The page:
A keen researcher, he has conducted several studies, on the oud and on Emirati musical heritage. During live performances, and on his YouTube channel, Faisal’s oud renditions of The Godfather tracks and Bach’s Prelude in D minor have been generously applauded by viewers.

Despite the accolades, Faisal’s musical universe, has not always been harmonious. In 2018, just when he decided to train to be a vocal soloist, he started losing his voice. There was persistent discomfort and muscle tightness in his throat, whenever he tried singing high notes. "At that time, I went through one of my life’s worst experiences. While on a music tour in Europe, a professional fallout put me under great duress, affecting my voice," he tells. Over the next few months, he was barely audible, making him reconsider his dream to be a singer. Fortunately for Faisal, help came in the form of a crucial surgery at Cleveland Clinic, Abu Dhabi. The highly specialised minimally invasive procedure conducted in April 2019, followed by speech rehab therapy for months, helped him improve his voice. "The surgery not only restored my voice, it is now better than before," he affirms.

Faisal loves to collaborate with artists from different cultures and musical styles
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Rewinding back to Faisal’s early life, even his initiation into oud music was turbulent. His conservative parents were completely opposed to him learning the oud. They believed, it was a violation of their religious beliefs and destroyed his first three ouds. "One day, when they were not at home, I threw the television, reasoning with my mom that if she could see programmes with songs in them, then I should be allowed to play the oud," he shares. They finally relented.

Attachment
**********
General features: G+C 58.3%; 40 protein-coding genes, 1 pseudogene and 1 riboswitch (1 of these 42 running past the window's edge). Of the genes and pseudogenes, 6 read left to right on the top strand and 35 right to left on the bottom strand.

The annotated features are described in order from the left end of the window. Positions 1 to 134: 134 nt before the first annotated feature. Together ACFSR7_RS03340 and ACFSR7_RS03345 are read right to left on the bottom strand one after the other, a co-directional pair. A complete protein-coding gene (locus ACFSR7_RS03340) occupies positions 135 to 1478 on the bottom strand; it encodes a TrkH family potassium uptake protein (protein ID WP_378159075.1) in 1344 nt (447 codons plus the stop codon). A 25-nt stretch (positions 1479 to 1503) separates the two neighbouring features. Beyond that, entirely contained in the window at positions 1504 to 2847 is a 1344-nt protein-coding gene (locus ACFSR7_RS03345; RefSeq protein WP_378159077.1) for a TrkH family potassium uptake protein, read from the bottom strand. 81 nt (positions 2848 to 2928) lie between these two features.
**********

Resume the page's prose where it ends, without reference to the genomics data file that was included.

Even though he was determined to be a musician, initially he chose a conventional career path and worked in the UAE Ministry of Interior. "I had a stable and promising career, but my soul was in music. I left the job after 15 years, rising to the rank of First Lieutenant. But I am happy I chose music," he says.

At home, the doting father of three confesses he is more than a musician. Apart from a well-equipped in-house music studio, Faisal has a workshop with an assortment of tools and electrical wires. "If anything is broken at home, I have to fix it," he quips. "I am a technician at heart. I enjoy carpentry, pipe fitting jobs and whatever I do not know I learn on YouTube." He is also pursuing an online masters in sound engineering.

So what is he most looking forward to now? "I am working on several musical projects and, of course, awaiting my graduation. But I want it to be a live in-person graduation performance, even if it means I might have to wait for it for a few years in these times, rather than do it virtually."